Although the Wiedemann Brewery was known for its fine Bohemian Special beer, its founder George Wiedemann was born in Eisenach in central Germany. It was near the border of northern Bohemia – close to the famous hops-growing region of Zatec (Saaz) in what’s now the Czech Republic. Bohemia was the birthplace of golden lager beer in 1842.
Wiedemann was born in 1833 and studied brewing before immigrating to the United States in 1853. He worked briefly at breweries in New York and Louisville before he arrived in Cincinnati in the mid-1850s and began working for Jacob Eichenlaub’s brewery in Walnut Hills.
In 1870, Wiedemann made his move across the Ohio River to Newport, where he would quickly establish a reputation as a highly respected businessman and an innovative brewer of popular, Old World beers made from the finest ingredients. He initially partnered with John Butcher at the Jefferson Street Brewery, later buying out Butcher’s stake in the business.
In the 1880s, Wiedemann bought the nearby Constans Brewery on Monmouth Street, paving the way for a combined operation that would be incorporated as the George Wiedemann Brewing Co. in 1890. By that time, it was the largest brewery in the state, with a capacity of more than 100,000 barrels a year. Wiedemann died soon after, in May 1890, at age 57.
The business was taken over by his two sons, Charles and George Jr., who continued to expand. By the turn of the century, the Wiedemann Brewery was the largest in the Southeast. The brewery included a stable of 150 horses to pull its delivery wagons. One of those wagons delivered an ornate wooden bar to a restaurant down the street from the brewery that’s now the popular Pompilio’s. The bar is still in use today.
Wiedemann’s continued to grow and prosper until Prohibition when in 1927, it was shut down by the federal government.
The brewery reopened with the repeal of Prohibition in 1933. It resumed its industry-leading ways following the end of World War II, becoming one of the first American breweries to install stainless-steel fermentation tanks. By 1967, its brewing capacity had reached almost a million barrels per year and Wiedemann signs could be seen hanging at some of the most popular drinking and eating establishments in the area.
Soon thereafter, it was sold to G. Heileman Brewing Co. of LaCrosse, Wis. Heileman eventually acquired dozens of regional and local brands and also dozens of breweries. As part of a consolidation drive, it closed the Wiedemann Brewery in Newport in 1983 and shifted production of Wiedemann beer to its plant in Evansville, Ind.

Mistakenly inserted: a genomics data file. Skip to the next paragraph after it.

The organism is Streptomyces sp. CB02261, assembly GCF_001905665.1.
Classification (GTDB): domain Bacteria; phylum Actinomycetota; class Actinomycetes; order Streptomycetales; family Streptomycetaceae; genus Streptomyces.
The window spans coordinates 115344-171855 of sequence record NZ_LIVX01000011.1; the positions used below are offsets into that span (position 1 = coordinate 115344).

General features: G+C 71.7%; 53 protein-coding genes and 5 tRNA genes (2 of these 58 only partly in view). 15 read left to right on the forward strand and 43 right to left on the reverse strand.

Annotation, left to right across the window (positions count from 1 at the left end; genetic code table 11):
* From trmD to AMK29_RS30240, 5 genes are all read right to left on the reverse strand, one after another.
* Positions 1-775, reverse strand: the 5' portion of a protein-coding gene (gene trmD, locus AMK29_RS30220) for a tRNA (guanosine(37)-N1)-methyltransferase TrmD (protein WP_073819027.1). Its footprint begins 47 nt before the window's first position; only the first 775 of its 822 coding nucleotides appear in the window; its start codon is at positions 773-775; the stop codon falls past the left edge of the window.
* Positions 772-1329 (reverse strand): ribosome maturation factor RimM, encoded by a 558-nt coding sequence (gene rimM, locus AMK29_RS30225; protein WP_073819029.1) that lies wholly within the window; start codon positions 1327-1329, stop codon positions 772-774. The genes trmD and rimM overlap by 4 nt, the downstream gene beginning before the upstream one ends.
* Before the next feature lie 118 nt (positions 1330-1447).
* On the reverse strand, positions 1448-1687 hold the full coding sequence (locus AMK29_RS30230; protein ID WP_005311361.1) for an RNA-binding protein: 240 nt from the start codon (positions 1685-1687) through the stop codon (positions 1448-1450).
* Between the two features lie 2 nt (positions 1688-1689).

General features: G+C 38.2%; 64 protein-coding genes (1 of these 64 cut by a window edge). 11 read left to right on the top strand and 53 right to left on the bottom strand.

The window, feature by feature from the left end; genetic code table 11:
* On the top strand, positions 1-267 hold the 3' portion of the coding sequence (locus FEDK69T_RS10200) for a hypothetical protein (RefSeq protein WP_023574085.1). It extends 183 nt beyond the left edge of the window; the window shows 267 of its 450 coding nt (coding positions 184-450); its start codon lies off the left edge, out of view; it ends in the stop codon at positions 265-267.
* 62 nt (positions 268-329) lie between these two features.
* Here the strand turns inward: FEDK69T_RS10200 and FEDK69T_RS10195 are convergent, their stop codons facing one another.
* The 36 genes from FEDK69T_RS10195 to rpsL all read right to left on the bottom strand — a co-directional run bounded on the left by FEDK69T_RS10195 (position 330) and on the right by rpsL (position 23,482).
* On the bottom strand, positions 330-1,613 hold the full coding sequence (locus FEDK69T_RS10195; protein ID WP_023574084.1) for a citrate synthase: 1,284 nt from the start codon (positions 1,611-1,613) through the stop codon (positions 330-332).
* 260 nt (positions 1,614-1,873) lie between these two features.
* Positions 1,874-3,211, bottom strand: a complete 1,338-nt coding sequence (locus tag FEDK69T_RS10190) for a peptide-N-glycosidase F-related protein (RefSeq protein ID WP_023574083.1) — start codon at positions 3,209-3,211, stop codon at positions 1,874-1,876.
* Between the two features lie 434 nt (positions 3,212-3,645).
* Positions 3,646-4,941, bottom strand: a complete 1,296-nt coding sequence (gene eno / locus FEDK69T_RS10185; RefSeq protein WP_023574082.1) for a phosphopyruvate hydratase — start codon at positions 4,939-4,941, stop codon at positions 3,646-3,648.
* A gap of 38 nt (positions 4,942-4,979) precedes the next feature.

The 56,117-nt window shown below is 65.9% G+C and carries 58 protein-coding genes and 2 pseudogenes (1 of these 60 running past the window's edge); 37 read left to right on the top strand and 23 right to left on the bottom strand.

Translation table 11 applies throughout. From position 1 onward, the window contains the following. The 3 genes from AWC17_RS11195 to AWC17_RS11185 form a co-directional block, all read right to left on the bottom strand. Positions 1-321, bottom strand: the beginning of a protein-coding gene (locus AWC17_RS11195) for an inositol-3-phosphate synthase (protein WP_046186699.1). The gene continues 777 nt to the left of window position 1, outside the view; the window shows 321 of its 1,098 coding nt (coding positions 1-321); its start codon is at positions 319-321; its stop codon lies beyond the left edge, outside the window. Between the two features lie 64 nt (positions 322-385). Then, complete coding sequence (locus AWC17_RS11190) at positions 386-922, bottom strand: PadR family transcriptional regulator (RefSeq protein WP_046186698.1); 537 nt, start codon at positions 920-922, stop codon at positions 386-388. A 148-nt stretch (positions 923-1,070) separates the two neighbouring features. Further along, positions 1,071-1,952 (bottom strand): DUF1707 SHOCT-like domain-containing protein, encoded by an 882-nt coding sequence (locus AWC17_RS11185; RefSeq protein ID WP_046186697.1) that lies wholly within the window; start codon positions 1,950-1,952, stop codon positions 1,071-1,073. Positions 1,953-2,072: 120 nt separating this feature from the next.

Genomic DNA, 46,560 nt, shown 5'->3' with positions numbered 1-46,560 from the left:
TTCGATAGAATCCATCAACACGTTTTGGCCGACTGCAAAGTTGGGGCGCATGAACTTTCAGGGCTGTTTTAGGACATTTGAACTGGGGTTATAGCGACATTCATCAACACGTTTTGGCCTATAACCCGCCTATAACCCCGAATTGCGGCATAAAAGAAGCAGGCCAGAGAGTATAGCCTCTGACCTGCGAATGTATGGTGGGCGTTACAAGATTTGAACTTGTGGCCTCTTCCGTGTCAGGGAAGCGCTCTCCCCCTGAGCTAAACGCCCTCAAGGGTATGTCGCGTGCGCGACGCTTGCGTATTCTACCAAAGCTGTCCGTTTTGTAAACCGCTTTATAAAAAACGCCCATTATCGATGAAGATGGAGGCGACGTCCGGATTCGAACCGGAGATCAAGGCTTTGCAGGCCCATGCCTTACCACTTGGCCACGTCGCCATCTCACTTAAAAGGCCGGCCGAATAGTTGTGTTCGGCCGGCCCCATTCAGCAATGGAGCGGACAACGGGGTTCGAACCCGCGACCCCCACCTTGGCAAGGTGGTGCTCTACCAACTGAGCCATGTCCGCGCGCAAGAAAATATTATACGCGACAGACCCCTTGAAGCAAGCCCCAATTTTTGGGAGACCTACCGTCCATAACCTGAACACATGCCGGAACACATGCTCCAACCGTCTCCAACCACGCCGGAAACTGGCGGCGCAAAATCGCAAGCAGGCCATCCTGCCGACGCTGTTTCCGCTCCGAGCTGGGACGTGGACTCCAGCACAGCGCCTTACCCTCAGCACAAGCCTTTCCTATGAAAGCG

Heileman later sold the Evansville brewery to a management-led investor group, which acquired the rights to make Wiedemann and other Heileman labels as part of the deal. When the Evansville brewery closed in the 1990s, production of Wiedemann Bohemian Special Beer was shifted to Pittsburgh Brewing Co. But it also ran into financial problems. The company filed for bankruptcy reorganization in late 2006, and it ceased production and distribution of Wiedemann beer.
The brand’s sudden disappearance from store shelves was noticed by Jon Newberry, a local beer enthusiast and former home brewer who managed to save a few remaining Wiedemann bottles and cans for posterity.
Newberry had acquired a fondness for golden Bohemian lagers while serving as a reporter and East European editor for Beer: The Magazine in the early 1990s in Prague, the Bohemian capital of the Czech Republic. Brewing was one industry that managed to survive communism in good shape, and Czech breweries were flourishing as Western tourists poured into the country following the end of the Cold War. Czechs drank – and still do – more beer per capita than any other nationality, and for good reason.
By 2007 when Wiedemann Bohemian Special Beer disappeared from the market, other local beers in the Cincinnati area were making a comeback. In 2011, the Newberrys decided it was time for Newport’s famous Wiedemann’s fine beer to make a comeback of its own.
The Newberrys enlisted brew master Kevin Moreland at Cincinnati-based Listermann Brewing to develop a new Wiedemann’s recipe that would bridge the gap between George Wiedemann’s fine Bohemian-style beers of old and the new craft beers that were again making a name for Cincinnati beer.
The result was Wiedemann’s Special Lager, a crisp and flavorful lager in the Bohemian tradition. The beer, which is relatively low alcohol compared to heavier craft beers, is brewed with several kinds of barley malt, including specialty pilsner and Munich malts that are used in many craft beers. Aromatic sterling hops provide a zesty punch. It’s a thirst-quenching, light-bodied beer designed to drink when you’re having more than one, maybe more than a few.
In Bohemia, when a Czech wants another beer, he signals to the bartender and says “Jeste jednou, prosim! (Once more, please!).” We trust you’ll be thinking the same when you try a glass of cold and refreshing Wiedemann’s Special Lager with its newly crafted flavor.